Pattern Length and Chord Rhythm


Pattern Length and Chord Rhythm

Now let's discuss chord rhythm, pattern length, and how DirectMusic chooses which pattern is appropriate to play a given set of chords. So far, every Style that we have dealt with had only one pattern, but it is often better to have several patterns to add variety. One chord change every measure with the same musical motifs repeatedly can get tiresome. You can compose separate patterns for each level of chord activity. By default, DirectMusic picks the longest pattern that fits the chord rhythm in the Segment. This default behavior only holds true if you have a Groove Track with a groove level specified. Adding a Groove Track will not hurt your content if you do not plan to use grooves. Just put any number in the first measure. For an example, look at the bookmark AdvancedTechniques. The Style has two patterns. One is one measure long, and the other is four. What really matters is the chord rhythm. Go to the properties page of the pattern 4Bar. At the bottom is the chord rhythm section. You can click the Set button to change the setting. After adjusting the setting, you can then click the boxes to put an x in every place where there should be a chord change. The four-measure pattern is chosen every time that there is no chord change for four bars because the pattern follows only one chord for four measures. If you put an x at the beginning of every measure, the 4Bar pattern always plays because it is the longest pattern with the correct chord rhythm in all cases.

There are two variations in 4Bar. One variation is a single chord, but the other variation moves every two beats. Patterns with only one chord change are a good way to take some liberty with the chords in your patterns. You can have different chord rhythms in every variation. Faster, syncopated, and less regular chord rhythms are sometimes better written out exactly without being subject to Chord Track's control. Chord rhythm variability is very easy with this pattern, since there is only one part and there is no need to do variation locking to keep the harmonies together.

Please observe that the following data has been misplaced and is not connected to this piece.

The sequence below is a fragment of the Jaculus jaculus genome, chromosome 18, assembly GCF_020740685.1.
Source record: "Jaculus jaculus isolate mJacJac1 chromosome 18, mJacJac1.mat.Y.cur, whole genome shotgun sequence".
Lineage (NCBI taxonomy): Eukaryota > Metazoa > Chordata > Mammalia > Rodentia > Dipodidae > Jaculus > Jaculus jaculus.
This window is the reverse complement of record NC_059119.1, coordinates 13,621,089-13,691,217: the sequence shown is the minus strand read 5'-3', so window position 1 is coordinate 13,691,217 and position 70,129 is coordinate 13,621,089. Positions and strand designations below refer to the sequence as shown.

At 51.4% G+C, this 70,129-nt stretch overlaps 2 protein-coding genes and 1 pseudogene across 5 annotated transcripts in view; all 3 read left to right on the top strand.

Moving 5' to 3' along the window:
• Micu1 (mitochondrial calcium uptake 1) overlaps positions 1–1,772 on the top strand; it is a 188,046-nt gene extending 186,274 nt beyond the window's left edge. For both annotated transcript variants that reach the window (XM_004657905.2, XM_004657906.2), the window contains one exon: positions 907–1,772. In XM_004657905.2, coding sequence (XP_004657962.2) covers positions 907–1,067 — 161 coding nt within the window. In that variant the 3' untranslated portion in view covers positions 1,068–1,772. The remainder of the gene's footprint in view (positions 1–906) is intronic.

You can still build inherent chord progressions into different variations if you have multiple parts. All you need to do is take advantage of locking variations. To get this setup to work, you need to make sure that the ChordMap can play for a longer period of time with only one chord. In this example's ChordMap (shown in Figure 6-10), you will notice a connection that has been drawn from the first signpost directly to the second target signpost. If there were no connecting chords, this would not be necessary, but since there are connection chords, DirectMusic will only take paths that are specified when moving between these two signposts.

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Figure 6-10: Randomly bypassing connecting chords.



More on Variation Choices: The Mother of All Windows

To get to the Variation Choices screen, press the ? button next to the variation numbers in your pattern. Figure 6-11 shows only half of the window. The full window displays a row for all 32 variations in a part. Each row tells what types of chords that variation can play on. Pushed buttons are situations that are legal and unpushed buttons are situations that are forbidden by the content creator. Note that something will always play, so if a chord is selected and there are no variations that are allowed to play over that chord, an illegal variation will be selected at random.